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High Density Lipoproteins (HDL) Interrupt the Sphingosine Kinase Signaling Pathway

A POSSIBLE MECHANISM FOR PROTECTION AGAINST ATHEROSCLEROSIS BY HDL*
Open AccessPublished:November 12, 1999DOI:https://doi.org/10.1074/jbc.274.46.33143
      The ability of high density lipoproteins (HDL) to inhibit cytokine-induced adhesion molecule expression has been demonstrated in their protective function against the development of atherosclerosis and associated coronary heart disease. A key event in atherogenesis is endothelial activation induced by a variety of stimuli such as tumor necrosis factor-α (TNF), resulting in the expression of various adhesion proteins. We have recently reported that sphingosine 1-phosphate, generated by sphingosine kinase activation, is a key molecule in mediating TNF-induced adhesion protein expression. We now show that HDL profoundly inhibit TNF-stimulated sphingosine kinase activity in endothelial cells resulting in a decrease in sphingosine 1-phosphate production and adhesion protein expression. HDL also reduced TNF-mediated activation of extracellular signal-regulated kinases and NF-κB signaling cascades. Furthermore, HDL enhanced the cellular levels of ceramide which in turn inhibits endothelial activation. Thus, the regulation of sphingolipid signaling in endothelial cells by HDL provides a novel insight into the mechanism of protection against atherosclerosis.
      HDL
      high density lipoproteins
      apoA-I
      apolipoprotein A-I
      ERK
      extracellular signal-regulated kinase
      HUVEC
      human umbilical vein endothelial cell
      ICAM-1
      intercellular adhesion molecule-1
      LDL
      low density lipoproteins
      oxLDL
      oxidized LDL
      S1P
      sphingosine 1-phosphate
      SphK
      sphingosine kinase
      TNF
      tumor necrosis factor-α
      VCAM-1
      vascular cell adhesion molecule-1
      DMS
      N,N-dimethylsphingosine
      POPC
      1-palmityl-2-oleylphosphatidylcholine
      Numerous evidence from epidemiological, clinical, and genetic studies have clearly shown a potential protective role of high density lipoproteins (HDL)1 against the development of atherosclerosis and associated coronary heart disease (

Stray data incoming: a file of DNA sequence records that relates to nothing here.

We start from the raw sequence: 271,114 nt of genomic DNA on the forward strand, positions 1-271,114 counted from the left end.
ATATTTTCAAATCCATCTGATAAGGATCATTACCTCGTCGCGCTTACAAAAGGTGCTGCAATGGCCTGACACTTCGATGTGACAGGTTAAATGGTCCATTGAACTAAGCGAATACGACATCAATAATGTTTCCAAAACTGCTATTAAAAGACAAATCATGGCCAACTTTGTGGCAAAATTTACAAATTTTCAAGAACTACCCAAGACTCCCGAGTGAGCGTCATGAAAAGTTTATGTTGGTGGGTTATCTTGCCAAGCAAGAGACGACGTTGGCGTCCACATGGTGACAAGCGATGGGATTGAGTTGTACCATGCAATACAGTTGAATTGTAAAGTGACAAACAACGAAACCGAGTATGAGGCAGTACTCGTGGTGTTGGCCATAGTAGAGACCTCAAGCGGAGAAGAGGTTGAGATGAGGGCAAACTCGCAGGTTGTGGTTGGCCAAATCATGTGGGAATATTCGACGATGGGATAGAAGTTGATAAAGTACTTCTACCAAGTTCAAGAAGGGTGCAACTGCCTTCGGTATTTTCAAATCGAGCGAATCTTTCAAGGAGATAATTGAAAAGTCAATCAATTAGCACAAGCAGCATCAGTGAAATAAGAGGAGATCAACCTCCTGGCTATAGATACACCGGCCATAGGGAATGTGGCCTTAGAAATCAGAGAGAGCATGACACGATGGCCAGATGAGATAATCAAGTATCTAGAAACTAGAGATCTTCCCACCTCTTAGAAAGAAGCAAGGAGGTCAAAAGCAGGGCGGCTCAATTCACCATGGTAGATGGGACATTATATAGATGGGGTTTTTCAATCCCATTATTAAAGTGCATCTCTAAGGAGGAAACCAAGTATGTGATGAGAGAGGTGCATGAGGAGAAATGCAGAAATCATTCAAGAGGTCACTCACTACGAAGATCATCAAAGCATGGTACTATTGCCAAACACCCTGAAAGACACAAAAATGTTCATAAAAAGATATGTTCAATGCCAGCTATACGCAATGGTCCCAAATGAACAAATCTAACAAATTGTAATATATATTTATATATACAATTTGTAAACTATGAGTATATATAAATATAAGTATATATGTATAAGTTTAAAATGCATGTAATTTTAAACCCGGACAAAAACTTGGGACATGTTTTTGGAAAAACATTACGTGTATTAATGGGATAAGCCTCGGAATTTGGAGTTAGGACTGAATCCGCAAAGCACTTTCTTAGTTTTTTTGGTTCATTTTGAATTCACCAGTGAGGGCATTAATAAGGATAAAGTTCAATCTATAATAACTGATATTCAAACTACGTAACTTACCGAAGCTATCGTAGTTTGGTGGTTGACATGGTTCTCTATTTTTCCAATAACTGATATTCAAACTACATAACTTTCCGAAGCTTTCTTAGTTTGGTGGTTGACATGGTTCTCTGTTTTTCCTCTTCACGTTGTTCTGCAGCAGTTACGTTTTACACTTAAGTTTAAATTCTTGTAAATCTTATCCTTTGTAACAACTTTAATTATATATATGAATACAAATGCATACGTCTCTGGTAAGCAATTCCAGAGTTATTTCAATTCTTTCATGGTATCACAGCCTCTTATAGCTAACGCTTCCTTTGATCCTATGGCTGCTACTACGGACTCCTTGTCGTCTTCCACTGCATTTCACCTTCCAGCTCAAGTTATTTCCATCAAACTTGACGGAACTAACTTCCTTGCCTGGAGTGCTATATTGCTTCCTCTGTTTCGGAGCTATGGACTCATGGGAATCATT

• Gordon T.
      • Castelli W.P.
      • Hjortland M.C.
      • Kannel W.B.
      • Dawber T.R.
      ,
      • Rubin E.M.
      • Krauss R.M.
      • Spangler E.A.
      • Verstuyft J.G.
      • Clift S.M.
      ,
      • Assmann G.
      • Schulte H.
      ,
      • Silverman D.I.
      • Ginsburg G.S.
      • Pasternak R.C.
      ). Several mechanisms have been proposed for the cardioprotective function of HDL. These include the promotion of the efflux of cholesterol from atherosclerotic plaques and reducing the atherogenicity of LDL by inhibition of their oxidative modification (
      • Silverman D.I.
      • Ginsburg G.S.
      • Pasternak R.C.
      ,
      • Navab M.
      • Hama S.Y.
      • Hough G.P.
      • Hedrick C.C.
      • Sorenson R.
      • La Du B.N.
      • Kobashigawa J.A.
      • Fonarow G.C.
      • Berliner J.A.
      • Laks H.
      • Fogelman A.M.
      ,
      • Fielding C.J.
      • Fielding P.E.
      ). Recently, we and other groups have demonstrated an ability of HDL to inhibit endothelial adhesion protein expression, providing a new mechanistic explanation for its protective effect on atherosclerosis (
      • Cockerill G.W.
      • Rye K.-A.
      • Gamble J.R.
      • Vadas M.A.
      • Barter P.J.
      ,
      • Moudry R.
      • Spycher M.O.
      • Doran J.E.
      ,
      • Calabresi L.
      • Franceschini G.
      • Sirtori C.R.
      • De Palma A.
      • Saresella M.
      • Ferrante P.
      • Taramelli D.
      ,
      • Ashby D.T.
      • Rye K.-A.
      • Clay M.A.
      • Vadas M.A.
      • Gamble J.R.
      • Barter P.J.
      ,
      • Baker P.W.
      • Rye K.-A.
      • Gamble J.R.
      • Vadas M.A.
      • Barter P.J.
      ).
      Atherosclerosis has been definitely characterized as an inflammatory disease (
      • Ross R.
      ). An important event in the initiation of atherosclerosis is adhesion of circulating monocytes to activated endothelial cells and their subsequent transendothelial migration to the subendothelium. This process is mediated by adhesion molecules such as vascular cell adhesion molecule-1 (VCAM-1), intercellular adhesion molecule-1 (ICAM-1), and E-selectin (